SVZ International has opened a new pilot plant that will allow it to supply samples of fruit and vegetable ingredients in sufficient quantities for consumer testing.
The company, which is a subsidiary of Royal Cosun, already had a laboratory as part of its R&D set up in Etten-Leur, The Netherlands, that was able to supply some product samples in relatively small sizes.
Art Duits, R&D manager at SVZ, told FoodNavigator.com that the new plant can handle batches of up to four tonnes, depending on the product. The decision to build the new pilot plant was largely driven by customer needs: they want a bigger sample quantities for internal process research, or for consumer research such as acceptance tests.
In addition, the material samples that could be produced in the laboratory were not representative of the process used at a factory level. This could, in some cases, affect the quality of the research if the findings for lab samples were to be applied to samples for commercialisation.
“Now we can use the same process,” he said.
SVZ has factories for the supply of commercial volumes of its fruit and veg ingredients in The Netherlands, Poland, Spain, USA and Morocco.
But before they put in an order for large quantities of ingredients, consumer testing is very important for brand manufacturers; as they want to make sure that a product will be a success.
“They don’t want to waste advertising money on a product that doesn’t work,” said Duits.
In terms of market trends, Duits said that red fruits are a major area of focus at the moment, as there is considerable interest in harnessing their antioxidant and health benefits.
At the same time, however, red fruits are relatively expensive and in the current climate of high costs manufacturers are looking at ways to use cheaper, more traditional fruits in products.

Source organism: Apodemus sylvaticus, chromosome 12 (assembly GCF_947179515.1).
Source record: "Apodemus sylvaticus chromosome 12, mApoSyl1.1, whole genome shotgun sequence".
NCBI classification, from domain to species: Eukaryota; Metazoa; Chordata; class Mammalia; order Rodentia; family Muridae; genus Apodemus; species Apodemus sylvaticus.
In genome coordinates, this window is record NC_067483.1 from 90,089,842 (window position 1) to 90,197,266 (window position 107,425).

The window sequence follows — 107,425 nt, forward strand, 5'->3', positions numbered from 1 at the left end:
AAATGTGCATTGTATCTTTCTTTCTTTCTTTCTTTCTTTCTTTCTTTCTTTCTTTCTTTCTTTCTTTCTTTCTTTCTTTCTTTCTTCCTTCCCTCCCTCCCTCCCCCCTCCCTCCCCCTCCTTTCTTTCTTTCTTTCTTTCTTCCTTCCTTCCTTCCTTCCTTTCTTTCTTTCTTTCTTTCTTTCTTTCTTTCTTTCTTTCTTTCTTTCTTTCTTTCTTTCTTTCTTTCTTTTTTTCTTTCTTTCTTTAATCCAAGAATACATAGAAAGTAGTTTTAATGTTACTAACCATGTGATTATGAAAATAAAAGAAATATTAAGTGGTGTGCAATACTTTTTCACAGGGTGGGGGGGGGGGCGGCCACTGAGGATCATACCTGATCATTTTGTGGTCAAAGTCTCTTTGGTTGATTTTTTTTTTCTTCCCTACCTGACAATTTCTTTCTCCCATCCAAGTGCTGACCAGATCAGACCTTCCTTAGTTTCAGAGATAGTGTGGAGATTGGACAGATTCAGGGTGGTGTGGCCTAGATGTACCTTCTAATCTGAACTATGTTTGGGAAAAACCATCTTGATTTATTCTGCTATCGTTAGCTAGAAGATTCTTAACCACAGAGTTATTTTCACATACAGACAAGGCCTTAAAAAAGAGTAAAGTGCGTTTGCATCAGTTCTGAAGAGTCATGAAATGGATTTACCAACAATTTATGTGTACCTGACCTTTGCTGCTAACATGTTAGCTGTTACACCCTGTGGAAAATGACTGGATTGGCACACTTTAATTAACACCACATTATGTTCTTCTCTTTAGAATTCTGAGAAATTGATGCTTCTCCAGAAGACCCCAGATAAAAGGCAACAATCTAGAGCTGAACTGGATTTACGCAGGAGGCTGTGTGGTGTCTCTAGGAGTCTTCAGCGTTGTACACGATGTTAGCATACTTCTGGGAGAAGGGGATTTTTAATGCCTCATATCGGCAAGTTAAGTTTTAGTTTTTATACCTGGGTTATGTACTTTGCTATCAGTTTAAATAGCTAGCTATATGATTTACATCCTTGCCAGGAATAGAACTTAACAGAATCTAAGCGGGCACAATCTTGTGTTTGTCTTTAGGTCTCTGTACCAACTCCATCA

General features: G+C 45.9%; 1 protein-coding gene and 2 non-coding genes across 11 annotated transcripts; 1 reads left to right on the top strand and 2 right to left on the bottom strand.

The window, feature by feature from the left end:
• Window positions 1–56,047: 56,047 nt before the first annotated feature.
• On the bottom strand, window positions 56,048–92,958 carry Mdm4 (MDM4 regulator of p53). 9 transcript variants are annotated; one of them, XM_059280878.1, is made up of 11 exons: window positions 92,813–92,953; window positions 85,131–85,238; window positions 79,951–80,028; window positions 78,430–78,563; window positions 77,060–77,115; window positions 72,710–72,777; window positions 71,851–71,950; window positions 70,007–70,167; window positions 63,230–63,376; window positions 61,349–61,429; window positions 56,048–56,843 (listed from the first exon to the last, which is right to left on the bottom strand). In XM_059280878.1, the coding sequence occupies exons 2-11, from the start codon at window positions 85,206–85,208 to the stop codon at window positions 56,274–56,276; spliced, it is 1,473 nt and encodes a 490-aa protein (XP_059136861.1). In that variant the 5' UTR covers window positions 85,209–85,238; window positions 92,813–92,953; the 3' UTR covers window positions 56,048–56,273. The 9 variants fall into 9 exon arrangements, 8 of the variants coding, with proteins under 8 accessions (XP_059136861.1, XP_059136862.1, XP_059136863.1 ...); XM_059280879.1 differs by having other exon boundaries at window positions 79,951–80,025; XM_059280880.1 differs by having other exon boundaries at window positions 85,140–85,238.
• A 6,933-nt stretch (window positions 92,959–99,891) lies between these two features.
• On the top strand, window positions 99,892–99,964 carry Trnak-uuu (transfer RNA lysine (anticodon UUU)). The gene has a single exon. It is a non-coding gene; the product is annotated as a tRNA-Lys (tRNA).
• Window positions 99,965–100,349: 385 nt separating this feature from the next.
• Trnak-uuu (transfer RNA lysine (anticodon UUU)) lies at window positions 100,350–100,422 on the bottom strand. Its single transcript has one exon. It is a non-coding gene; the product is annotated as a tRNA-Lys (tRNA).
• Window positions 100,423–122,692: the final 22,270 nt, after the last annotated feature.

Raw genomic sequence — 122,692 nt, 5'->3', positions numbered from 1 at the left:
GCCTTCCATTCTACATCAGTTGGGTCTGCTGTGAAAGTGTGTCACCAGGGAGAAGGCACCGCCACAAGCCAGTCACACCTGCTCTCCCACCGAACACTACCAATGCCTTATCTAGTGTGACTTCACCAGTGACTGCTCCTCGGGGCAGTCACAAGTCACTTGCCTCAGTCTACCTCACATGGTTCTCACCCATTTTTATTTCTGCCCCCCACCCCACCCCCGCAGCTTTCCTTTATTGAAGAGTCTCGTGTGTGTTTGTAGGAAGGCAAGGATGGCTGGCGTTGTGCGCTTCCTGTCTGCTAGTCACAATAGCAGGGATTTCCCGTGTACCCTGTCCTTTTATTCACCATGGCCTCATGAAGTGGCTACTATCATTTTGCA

Part of SVZ’s R&D work involves coming up with new product concepts that it can propose to customers to show, for example, “what is possible with certain fruits like acai and goji”.
Again, the first question that comes back to the company is always on price. Thus, Duit and his 16-strong R&D team have to ensure they are envisaging a suitable target market for a product.
Overall, SVZ sees the juice and beverage sector as the biggest for its products. Dairy and ice cream products also make up important markets, followed, to a smaller extent, by bakery.
As a direct result of healthier eating tendencies, there has been a big boost in fruit smoothies in the UK in the last five years – and the trend catching on in other countries.
“We see the same thing happening in Eastern Europe. People are more aware of products with sugar, water and citric acid – although there will always be a market for that kind of product.”
As well as facilitating its customer’s research, SVZ conducts its own process research on how to keep anti-oxidants non-oxidised and therefore active – and to keep the vitamin C levels as high as possible.
It does not investigate health benefits of antioxidants and juices per se, since that kind of clinical work is more aligned with medical research – however it does keep an eye on what fruit-related research is taking place.
That means it is in a position to advice its customers on what health claims could be acceptable on their products, said Duits.